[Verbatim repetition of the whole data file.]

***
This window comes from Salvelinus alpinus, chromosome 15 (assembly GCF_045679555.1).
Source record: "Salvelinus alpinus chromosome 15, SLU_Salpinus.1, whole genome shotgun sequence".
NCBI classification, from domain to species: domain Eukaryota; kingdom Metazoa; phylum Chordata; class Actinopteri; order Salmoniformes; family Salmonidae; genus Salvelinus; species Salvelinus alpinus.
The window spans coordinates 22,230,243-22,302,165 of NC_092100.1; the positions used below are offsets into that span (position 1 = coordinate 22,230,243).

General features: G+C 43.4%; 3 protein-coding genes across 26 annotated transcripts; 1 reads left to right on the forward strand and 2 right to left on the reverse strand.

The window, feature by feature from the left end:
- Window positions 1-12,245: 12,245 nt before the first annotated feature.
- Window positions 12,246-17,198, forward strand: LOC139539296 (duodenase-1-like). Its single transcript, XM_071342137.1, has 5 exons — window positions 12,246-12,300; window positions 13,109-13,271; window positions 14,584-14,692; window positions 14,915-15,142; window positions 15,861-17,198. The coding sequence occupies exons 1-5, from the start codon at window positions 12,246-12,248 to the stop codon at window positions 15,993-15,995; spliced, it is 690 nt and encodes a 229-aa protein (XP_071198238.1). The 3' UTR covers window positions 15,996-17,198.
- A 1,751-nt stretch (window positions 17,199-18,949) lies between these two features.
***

This window comes from Salvelinus alpinus, chromosome 15 (assembly GCF_045679555.1).
Source record: "Salvelinus alpinus chromosome 15, SLU_Salpinus.1, whole genome shotgun sequence".
NCBI classification, from domain to species: domain Eukaryota; kingdom Metazoa; phylum Chordata; class Actinopteri; order Salmoniformes; family Salmonidae; genus Salvelinus; species Salvelinus alpinus.
The window spans coordinates 22,230,243-22,302,165 of NC_092100.1; the positions used below are offsets into that span (position 1 = coordinate 22,230,243).

General features: G+C 43.4%; 3 protein-coding genes across 26 annotated transcripts; 1 reads left to right on the forward strand and 2 right to left on the reverse strand.

The window, feature by feature from the left end:
- Window positions 1-12,245: 12,245 nt before the first annotated feature.
- Window positions 12,246-17,198, forward strand: LOC139539296 (duodenase-1-like). Its single transcript, XM_071342137.1, has 5 exons — window positions 12,246-12,300; window positions 13,109-13,271; window positions 14,584-14,692; window positions 14,915-15,142; window positions 15,861-17,198. The coding sequence occupies exons 1-5, from the start codon at window positions 12,246-12,248 to the stop codon at window positions 15,993-15,995; spliced, it is 690 nt and encodes a 229-aa protein (XP_071198238.1). The 3' UTR covers window positions 15,996-17,198.
- A 1,751-nt stretch (window positions 17,199-18,949) lies between these two features.